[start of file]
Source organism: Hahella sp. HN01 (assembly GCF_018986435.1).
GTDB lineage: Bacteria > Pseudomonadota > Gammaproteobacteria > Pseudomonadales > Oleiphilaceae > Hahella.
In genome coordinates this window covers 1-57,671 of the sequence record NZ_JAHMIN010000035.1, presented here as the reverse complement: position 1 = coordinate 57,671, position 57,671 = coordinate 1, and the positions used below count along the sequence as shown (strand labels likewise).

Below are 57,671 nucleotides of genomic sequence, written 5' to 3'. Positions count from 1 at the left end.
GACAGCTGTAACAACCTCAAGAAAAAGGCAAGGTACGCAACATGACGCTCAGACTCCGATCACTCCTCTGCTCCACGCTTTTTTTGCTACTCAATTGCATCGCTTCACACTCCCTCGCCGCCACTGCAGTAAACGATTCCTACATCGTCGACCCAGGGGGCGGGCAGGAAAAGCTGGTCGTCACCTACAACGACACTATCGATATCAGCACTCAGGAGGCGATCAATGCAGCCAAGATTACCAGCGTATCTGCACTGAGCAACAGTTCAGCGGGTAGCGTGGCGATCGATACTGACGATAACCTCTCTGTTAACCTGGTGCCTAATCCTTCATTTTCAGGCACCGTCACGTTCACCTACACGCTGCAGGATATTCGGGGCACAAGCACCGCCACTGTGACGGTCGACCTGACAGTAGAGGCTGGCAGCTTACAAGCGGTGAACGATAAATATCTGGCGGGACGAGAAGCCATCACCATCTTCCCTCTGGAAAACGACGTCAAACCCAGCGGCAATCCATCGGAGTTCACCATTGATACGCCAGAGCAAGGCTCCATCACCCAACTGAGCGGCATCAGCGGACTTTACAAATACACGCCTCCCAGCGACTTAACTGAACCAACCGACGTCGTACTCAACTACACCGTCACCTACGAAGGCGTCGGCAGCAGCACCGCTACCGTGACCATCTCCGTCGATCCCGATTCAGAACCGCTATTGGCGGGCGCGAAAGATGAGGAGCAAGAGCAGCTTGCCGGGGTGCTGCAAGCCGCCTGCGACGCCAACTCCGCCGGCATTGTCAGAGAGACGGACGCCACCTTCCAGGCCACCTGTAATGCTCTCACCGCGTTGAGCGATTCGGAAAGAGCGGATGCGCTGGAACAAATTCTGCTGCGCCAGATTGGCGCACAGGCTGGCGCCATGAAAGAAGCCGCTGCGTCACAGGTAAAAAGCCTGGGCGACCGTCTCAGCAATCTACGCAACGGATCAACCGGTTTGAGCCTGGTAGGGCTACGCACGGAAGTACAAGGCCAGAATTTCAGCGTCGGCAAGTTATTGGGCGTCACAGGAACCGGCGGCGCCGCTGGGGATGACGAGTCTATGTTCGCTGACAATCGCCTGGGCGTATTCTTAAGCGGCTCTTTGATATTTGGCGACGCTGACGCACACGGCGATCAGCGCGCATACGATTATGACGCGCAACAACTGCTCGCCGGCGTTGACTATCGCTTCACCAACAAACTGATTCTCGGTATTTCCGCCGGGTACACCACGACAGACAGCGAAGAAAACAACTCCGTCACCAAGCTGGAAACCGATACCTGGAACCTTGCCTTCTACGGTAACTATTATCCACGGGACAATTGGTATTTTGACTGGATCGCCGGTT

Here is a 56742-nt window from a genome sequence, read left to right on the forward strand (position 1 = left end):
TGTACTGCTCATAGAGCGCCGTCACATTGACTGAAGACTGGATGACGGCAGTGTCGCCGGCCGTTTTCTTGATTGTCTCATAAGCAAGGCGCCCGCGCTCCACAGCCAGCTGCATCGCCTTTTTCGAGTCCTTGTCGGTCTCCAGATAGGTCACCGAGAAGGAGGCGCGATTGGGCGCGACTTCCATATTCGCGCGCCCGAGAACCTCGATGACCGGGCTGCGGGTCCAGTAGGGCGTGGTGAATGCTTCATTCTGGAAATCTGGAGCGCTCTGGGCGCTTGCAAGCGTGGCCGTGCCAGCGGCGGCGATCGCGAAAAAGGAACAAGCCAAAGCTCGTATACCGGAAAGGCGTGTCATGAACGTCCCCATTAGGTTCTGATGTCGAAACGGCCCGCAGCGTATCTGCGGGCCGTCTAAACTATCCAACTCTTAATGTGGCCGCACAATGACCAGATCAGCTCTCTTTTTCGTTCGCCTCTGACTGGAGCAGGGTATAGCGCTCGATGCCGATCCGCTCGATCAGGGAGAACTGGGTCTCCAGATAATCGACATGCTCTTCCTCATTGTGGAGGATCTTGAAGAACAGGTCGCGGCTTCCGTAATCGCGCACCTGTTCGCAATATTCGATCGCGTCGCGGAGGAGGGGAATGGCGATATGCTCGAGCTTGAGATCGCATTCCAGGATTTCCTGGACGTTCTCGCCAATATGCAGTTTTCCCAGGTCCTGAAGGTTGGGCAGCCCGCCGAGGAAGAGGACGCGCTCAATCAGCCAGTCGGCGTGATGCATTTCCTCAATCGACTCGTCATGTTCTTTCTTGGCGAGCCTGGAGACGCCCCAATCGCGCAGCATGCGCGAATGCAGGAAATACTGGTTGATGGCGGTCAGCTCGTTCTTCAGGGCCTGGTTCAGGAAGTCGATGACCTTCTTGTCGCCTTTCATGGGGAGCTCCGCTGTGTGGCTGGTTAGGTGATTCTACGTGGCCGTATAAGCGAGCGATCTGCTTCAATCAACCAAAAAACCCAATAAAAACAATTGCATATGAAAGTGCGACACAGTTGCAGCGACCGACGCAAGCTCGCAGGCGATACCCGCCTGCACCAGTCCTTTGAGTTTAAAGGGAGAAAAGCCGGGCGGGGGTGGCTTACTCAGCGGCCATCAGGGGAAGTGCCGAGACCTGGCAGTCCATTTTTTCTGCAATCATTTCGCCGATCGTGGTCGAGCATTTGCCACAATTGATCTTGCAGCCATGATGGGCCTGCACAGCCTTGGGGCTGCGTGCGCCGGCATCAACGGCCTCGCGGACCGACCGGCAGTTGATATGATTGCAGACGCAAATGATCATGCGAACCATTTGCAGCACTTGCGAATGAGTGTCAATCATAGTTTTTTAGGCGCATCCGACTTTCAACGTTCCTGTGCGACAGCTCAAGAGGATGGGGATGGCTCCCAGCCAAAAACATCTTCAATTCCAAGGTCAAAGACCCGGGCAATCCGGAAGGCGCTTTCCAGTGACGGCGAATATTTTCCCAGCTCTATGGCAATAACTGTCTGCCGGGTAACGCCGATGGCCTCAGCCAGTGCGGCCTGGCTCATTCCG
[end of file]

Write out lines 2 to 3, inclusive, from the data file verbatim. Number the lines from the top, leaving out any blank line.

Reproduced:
GTDB lineage: Bacteria > Pseudomonadota > Gammaproteobacteria > Pseudomonadales > Oleiphilaceae > Hahella.
In genome coordinates this window covers 1-57,671 of the sequence record NZ_JAHMIN010000035.1, presented here as the reverse complement: position 1 = coordinate 57,671, position 57,671 = coordinate 1, and the positions used below count along the sequence as shown (strand labels likewise).